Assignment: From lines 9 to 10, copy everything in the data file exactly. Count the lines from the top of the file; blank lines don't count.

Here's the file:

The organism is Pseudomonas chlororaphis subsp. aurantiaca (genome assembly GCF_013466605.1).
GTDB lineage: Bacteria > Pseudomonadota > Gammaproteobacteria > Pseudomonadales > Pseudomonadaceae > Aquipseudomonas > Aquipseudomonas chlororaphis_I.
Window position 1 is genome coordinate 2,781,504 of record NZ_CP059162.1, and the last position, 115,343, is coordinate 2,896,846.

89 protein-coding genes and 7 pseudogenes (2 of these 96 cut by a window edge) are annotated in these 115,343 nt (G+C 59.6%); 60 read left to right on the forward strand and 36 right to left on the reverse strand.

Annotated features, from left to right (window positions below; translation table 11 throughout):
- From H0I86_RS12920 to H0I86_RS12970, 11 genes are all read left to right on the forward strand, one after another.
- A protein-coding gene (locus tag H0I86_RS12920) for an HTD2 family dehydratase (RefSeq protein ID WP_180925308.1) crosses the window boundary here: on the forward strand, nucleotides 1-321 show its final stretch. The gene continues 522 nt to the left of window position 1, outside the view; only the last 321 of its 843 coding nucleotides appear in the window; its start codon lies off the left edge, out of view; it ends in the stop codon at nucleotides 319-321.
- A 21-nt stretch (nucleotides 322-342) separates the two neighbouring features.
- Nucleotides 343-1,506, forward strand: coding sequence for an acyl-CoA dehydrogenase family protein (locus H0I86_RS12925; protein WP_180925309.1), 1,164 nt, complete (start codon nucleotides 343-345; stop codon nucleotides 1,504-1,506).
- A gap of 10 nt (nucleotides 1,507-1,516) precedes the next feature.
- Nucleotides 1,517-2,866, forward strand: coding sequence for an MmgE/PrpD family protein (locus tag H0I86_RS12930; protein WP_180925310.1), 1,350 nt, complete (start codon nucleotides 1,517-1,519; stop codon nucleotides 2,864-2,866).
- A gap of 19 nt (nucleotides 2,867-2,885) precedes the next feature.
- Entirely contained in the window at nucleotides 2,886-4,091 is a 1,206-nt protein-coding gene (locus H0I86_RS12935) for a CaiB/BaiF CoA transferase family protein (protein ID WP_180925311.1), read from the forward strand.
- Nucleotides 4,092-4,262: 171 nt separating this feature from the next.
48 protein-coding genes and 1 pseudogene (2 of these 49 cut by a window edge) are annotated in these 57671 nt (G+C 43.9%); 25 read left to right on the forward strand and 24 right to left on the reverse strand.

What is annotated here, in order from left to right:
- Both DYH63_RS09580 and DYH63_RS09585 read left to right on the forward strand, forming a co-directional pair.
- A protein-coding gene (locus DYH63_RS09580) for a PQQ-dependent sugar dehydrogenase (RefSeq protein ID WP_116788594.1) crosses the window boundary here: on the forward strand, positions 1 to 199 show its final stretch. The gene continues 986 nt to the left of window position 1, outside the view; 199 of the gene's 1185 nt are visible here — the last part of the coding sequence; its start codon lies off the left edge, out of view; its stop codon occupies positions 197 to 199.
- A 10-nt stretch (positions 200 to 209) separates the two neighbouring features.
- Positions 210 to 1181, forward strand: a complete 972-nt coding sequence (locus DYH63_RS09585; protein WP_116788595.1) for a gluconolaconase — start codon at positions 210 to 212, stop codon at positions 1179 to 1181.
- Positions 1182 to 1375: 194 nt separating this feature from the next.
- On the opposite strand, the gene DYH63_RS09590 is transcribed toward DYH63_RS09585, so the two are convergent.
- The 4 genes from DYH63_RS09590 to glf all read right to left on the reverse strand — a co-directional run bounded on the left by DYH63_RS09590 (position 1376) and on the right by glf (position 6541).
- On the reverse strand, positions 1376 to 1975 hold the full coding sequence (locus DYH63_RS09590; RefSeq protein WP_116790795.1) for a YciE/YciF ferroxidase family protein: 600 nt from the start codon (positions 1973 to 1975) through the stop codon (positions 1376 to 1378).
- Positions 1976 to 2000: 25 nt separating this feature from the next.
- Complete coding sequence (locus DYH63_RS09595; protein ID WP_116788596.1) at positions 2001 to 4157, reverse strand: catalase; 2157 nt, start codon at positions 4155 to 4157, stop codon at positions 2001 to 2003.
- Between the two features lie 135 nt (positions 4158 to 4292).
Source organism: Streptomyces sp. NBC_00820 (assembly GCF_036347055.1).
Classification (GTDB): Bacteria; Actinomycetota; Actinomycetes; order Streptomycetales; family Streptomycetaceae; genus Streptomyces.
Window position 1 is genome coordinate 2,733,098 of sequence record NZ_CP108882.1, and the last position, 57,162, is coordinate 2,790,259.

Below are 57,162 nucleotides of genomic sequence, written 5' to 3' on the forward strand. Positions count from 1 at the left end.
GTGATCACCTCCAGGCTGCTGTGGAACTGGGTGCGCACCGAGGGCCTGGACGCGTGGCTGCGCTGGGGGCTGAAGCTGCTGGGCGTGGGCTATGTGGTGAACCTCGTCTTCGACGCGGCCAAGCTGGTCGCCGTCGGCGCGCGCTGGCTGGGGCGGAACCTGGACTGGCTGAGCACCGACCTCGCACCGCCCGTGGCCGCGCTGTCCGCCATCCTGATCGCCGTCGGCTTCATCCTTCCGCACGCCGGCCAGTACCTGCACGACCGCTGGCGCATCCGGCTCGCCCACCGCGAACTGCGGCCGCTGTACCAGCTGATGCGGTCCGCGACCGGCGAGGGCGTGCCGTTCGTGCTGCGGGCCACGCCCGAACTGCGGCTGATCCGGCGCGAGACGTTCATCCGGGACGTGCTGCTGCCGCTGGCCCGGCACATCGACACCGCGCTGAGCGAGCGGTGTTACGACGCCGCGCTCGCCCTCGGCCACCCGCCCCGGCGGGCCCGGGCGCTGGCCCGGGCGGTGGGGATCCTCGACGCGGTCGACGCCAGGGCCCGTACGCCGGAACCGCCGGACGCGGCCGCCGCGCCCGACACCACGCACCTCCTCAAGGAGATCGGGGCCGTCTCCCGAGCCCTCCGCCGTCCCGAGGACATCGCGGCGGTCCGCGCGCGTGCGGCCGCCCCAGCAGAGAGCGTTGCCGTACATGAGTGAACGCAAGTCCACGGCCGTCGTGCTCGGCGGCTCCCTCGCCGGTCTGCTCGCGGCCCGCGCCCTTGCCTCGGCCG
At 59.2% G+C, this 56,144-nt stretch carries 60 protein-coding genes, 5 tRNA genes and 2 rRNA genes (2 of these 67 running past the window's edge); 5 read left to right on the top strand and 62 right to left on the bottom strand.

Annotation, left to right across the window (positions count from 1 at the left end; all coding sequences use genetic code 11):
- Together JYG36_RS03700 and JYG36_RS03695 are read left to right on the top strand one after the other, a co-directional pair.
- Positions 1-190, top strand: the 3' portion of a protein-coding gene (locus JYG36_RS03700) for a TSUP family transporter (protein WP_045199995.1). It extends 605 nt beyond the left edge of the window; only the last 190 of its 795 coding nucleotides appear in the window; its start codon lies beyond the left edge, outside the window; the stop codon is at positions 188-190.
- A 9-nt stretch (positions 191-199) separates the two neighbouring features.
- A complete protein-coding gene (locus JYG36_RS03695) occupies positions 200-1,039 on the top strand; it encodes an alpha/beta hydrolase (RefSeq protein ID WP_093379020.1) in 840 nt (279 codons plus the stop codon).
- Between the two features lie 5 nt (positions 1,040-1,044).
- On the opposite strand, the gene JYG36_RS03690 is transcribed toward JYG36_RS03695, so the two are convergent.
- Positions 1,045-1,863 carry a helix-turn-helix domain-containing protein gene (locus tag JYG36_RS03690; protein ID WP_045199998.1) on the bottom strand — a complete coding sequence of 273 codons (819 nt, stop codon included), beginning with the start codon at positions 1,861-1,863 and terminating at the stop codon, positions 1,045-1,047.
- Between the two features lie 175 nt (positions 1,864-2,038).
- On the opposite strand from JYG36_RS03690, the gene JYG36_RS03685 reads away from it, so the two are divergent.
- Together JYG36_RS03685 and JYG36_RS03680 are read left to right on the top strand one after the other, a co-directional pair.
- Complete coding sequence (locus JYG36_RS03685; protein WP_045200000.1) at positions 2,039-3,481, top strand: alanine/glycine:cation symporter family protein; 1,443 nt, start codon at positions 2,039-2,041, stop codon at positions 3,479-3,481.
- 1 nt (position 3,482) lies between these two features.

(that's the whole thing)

- Nucleotides 343-1,506, forward strand: coding sequence for an acyl-CoA dehydrogenase family protein (locus H0I86_RS12925; protein WP_180925309.1), 1,164 nt, complete (start codon nucleotides 343-345; stop codon nucleotides 1,504-1,506).
- A gap of 10 nt (nucleotides 1,507-1,516) precedes the next feature.